“Government says [these couples] are different and segregates from the married couples, and that is textbook, old-fashioned discrimination — where government looks at people and discriminates against them,” he said.
Equally emotional were speeches against same-sex marriage. State Sen. Michael Doherty, a Republican, criticized the process that advocates had chosen to legalize same-sex marriage and called instead for a referendum on the issue.
“Suddenly today, you’re somehow crazy if you want the people of New Jersey to decide this issue like they have in 31 other states,” he said. “This is about the process; this is about letting the residents of New Jersey decide a major redefinition that has been recognized for thousands and thousands of years.”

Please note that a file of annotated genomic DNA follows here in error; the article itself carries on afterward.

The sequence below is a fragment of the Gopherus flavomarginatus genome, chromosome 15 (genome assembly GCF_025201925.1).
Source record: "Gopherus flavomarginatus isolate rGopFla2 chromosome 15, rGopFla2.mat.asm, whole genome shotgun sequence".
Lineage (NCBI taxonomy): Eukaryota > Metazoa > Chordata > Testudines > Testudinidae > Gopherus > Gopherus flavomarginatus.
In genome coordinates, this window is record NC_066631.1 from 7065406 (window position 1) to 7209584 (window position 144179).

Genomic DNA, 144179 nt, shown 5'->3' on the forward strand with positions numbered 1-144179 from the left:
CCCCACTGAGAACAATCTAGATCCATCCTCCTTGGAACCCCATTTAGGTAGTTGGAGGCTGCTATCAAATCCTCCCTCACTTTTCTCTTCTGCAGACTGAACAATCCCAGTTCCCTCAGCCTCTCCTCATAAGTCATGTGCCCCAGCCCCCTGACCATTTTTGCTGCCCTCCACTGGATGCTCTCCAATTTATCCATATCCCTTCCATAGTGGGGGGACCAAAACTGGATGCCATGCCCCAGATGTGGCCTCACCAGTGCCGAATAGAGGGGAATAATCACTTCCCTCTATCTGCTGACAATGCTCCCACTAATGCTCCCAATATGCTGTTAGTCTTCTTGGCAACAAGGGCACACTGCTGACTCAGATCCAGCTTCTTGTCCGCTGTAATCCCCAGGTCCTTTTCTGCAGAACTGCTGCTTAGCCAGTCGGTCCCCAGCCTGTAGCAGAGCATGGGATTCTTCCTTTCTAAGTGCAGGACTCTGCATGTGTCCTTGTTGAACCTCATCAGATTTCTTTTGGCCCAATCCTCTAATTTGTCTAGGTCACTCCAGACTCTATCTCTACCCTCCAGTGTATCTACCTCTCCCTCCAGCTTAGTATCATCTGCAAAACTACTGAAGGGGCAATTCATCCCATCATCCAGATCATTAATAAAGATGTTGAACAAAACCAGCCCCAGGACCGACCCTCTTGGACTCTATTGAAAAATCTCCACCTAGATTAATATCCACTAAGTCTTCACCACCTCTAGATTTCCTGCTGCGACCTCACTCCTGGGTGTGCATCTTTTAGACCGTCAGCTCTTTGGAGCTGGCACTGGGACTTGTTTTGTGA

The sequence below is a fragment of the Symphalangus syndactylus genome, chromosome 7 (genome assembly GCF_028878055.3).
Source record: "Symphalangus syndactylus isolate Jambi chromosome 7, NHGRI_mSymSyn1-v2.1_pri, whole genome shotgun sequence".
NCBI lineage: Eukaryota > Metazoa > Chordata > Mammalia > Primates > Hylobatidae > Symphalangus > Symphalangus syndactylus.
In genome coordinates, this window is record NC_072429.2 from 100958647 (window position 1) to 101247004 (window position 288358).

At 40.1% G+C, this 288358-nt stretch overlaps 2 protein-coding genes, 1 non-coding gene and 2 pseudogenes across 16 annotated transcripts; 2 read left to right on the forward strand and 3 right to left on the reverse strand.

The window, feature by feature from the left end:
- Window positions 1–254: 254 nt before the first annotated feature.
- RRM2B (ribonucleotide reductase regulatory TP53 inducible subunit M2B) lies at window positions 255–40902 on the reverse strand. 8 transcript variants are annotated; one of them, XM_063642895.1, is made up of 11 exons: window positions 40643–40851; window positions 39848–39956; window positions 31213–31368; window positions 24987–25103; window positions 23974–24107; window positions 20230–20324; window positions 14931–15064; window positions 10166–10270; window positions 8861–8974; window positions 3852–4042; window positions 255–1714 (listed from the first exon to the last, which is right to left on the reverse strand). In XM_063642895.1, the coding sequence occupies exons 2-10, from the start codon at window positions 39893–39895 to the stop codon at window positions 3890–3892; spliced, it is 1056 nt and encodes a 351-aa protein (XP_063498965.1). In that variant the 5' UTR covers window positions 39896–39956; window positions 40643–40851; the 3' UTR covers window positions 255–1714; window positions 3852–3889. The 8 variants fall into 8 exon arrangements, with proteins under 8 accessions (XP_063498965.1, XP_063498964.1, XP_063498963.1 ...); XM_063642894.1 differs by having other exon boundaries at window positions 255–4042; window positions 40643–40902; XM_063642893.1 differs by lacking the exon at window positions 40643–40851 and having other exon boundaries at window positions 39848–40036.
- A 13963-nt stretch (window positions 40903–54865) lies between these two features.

Also opposed to the legislation was State Sen. Sean Kean, another Republican who said he voted against same-sex marriage even though he had “the gayest senate district in New Jersey” because it has a significant number of LGBT residents.
“Guess … to those proponents of this bill that I am unfortunately going to disagree with today,” he said. “Sometimes people just disagree with you. Maybe they don’t share your perspective, maybe they don’t share your values, maybe they just disagree with you.”
One senator who spoke in favor of the marriage bill and gave a particularly well-received speech among advocates was State Sen. Nia Gill. A black woman, Gill compared to lack of marriage rights for gay couples to previous laws forbidding interracial marriage and suffrage for women.
“This body cannot advocate its responsibility,” she said. “Once we have taken state action, that state action must be constitutional in its protection.”